This was Schadlow’s first recent position in government.* Sources place her [6]in the early-1990’s at the Office of the Under Secretary of Defense for Policy in the Eastern Europe, Eurasia and Russia section.  Her résumé includes doctoral degrees from Johns Hopkins Nitze School of Advanced International Studies (SAIS) under the tutelage of vocal Never Trumper and Iraq war promoter Eliot Cohen, who runs the largely neoconservative Strategic Studies program [7] there, and whose last book, The Big Stick: The Limits of Soft Power, [8] argued that the U.S., backed by a more robust military, must be the “guardian of a stable world order.” In that vein, Schadlow published a book last year, War and the Art of Governance [9], that extols the virtues of long-term military intervention for “achieving sustainable political outcomes,” requiring “the consolidation of combat gains through the establishment of stable environments.” Schadlow has repeated this for years [10]as a mantra for reordering military strategy in the wake of the disastrous wars she and her contemporaries helped sustain, in Iraq, Libya, and elsewhere. Call it nation-building by another name.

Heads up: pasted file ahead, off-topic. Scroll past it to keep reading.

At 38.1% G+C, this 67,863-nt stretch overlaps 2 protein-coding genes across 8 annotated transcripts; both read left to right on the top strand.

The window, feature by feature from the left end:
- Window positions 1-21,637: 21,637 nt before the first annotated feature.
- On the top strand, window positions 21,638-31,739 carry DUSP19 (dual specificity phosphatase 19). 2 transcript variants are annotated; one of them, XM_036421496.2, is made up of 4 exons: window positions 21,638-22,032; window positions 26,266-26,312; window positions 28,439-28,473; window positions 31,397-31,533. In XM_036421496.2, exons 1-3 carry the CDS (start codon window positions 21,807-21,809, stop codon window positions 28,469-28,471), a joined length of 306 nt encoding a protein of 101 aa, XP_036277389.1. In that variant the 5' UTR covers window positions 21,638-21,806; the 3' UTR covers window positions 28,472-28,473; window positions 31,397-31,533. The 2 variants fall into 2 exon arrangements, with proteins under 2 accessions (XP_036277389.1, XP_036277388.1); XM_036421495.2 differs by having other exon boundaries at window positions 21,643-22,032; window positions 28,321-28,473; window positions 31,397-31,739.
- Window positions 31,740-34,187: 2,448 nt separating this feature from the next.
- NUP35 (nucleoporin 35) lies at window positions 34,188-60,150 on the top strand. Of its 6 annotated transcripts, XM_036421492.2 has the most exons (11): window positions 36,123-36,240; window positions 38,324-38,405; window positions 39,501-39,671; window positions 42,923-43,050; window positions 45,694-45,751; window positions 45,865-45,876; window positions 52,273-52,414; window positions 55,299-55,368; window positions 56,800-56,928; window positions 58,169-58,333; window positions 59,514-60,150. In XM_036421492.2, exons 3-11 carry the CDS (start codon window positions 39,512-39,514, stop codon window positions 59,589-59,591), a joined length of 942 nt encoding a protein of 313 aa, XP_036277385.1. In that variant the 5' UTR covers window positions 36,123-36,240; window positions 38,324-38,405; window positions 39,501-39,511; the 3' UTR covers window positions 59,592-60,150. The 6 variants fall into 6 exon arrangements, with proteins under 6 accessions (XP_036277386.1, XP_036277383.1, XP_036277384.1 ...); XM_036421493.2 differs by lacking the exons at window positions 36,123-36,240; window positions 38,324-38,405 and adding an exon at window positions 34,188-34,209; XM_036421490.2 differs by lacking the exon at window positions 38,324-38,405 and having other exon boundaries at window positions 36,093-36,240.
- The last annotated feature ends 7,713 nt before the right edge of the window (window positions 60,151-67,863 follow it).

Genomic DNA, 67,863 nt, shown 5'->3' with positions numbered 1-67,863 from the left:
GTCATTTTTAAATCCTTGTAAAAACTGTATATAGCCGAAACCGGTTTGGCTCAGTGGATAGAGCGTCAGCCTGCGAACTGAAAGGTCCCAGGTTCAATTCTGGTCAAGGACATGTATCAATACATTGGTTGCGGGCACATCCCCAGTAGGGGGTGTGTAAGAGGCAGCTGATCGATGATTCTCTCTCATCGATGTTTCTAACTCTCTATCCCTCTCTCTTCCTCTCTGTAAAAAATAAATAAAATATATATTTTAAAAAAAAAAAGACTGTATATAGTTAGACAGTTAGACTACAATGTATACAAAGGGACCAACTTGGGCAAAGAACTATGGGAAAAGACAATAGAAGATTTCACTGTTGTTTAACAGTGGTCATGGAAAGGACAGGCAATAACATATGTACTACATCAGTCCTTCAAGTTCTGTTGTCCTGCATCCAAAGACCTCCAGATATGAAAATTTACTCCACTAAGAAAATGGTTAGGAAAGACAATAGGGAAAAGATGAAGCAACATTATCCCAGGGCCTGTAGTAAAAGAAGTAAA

Nadia Schadlow (center) at New America Foundation panel on “Hezbollah, Ukrainian Rebels, and ISIS: Are Hybrid Superguerrillas the Future of War?” in 2016.

In a 2012 Weekly Standard commentary [11], she criticized the Obama administration for saying “the tide of war is receding,” and exclaimed “the line of thinking that now pervades the Pentagon avoids recognizing that combat and the restoration of political order go hand and hand.” While she gives a nod to “civil-military operational planning and execution,” she never utters the words “State Department.” No surprise there, either, since her neocon friends were responsible for the long slide of Foggy Bottom’s resources and influence in favor of military leadership, beginning with the “political reconciliation” and reconstruction of Iraq, and then Afghanistan.